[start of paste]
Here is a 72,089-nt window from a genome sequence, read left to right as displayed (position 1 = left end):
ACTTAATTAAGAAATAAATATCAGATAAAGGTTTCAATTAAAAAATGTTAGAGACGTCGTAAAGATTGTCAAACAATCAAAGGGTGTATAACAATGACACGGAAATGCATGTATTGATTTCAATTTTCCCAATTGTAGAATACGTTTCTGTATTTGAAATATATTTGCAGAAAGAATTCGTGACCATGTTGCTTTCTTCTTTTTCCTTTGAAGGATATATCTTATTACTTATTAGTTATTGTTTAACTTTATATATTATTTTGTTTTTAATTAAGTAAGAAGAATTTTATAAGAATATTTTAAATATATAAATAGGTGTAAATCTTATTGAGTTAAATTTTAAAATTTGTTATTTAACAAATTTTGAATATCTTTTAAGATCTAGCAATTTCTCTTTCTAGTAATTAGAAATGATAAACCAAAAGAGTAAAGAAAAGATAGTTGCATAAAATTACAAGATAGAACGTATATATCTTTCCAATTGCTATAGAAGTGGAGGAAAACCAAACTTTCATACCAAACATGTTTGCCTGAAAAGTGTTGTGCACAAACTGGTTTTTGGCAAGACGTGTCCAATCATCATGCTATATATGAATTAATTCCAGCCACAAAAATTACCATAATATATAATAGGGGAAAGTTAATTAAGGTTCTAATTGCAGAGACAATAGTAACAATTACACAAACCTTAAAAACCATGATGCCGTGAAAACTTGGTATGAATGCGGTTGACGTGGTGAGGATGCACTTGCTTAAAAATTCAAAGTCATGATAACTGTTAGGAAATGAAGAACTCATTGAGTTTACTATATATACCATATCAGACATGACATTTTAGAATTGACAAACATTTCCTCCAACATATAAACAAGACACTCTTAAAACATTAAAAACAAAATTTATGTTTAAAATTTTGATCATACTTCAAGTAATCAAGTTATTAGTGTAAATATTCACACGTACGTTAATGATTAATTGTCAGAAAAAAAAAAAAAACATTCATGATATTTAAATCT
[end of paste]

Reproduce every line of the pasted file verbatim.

Here is a 72,089-nt window from a genome sequence, read left to right as displayed (position 1 = left end):
ACTTAATTAAGAAATAAATATCAGATAAAGGTTTCAATTAAAAAATGTTAGAGACGTCGTAAAGATTGTCAAACAATCAAAGGGTGTATAACAATGACACGGAAATGCATGTATTGATTTCAATTTTCCCAATTGTAGAATACGTTTCTGTATTTGAAATATATTTGCAGAAAGAATTCGTGACCATGTTGCTTTCTTCTTTTTCCTTTGAAGGATATATCTTATTACTTATTAGTTATTGTTTAACTTTATATATTATTTTGTTTTTAATTAAGTAAGAAGAATTTTATAAGAATATTTTAAATATATAAATAGGTGTAAATCTTATTGAGTTAAATTTTAAAATTTGTTATTTAACAAATTTTGAATATCTTTTAAGATCTAGCAATTTCTCTTTCTAGTAATTAGAAATGATAAACCAAAAGAGTAAAGAAAAGATAGTTGCATAAAATTACAAGATAGAACGTATATATCTTTCCAATTGCTATAGAAGTGGAGGAAAACCAAACTTTCATACCAAACATGTTTGCCTGAAAAGTGTTGTGCACAAACTGGTTTTTGGCAAGACGTGTCCAATCATCATGCTATATATGAATTAATTCCAGCCACAAAAATTACCATAATATATAATAGGGGAAAGTTAATTAAGGTTCTAATTGCAGAGACAATAGTAACAATTACACAAACCTTAAAAACCATGATGCCGTGAAAACTTGGTATGAATGCGGTTGACGTGGTGAGGATGCACTTGCTTAAAAATTCAAAGTCATGATAACTGTTAGGAAATGAAGAACTCATTGAGTTTACTATATATACCATATCAGACATGACATTTTAGAATTGACAAACATTTCCTCCAACATATAAACAAGACACTCTTAAAACATTAAAAACAAAATTTATGTTTAAAATTTTGATCATACTTCAAGTAATCAAGTTATTAGTGTAAATATTCACACGTACGTTAATGATTAATTGTCAGAAAAAAAAAAAAAACATTCATGATATTTAAATCT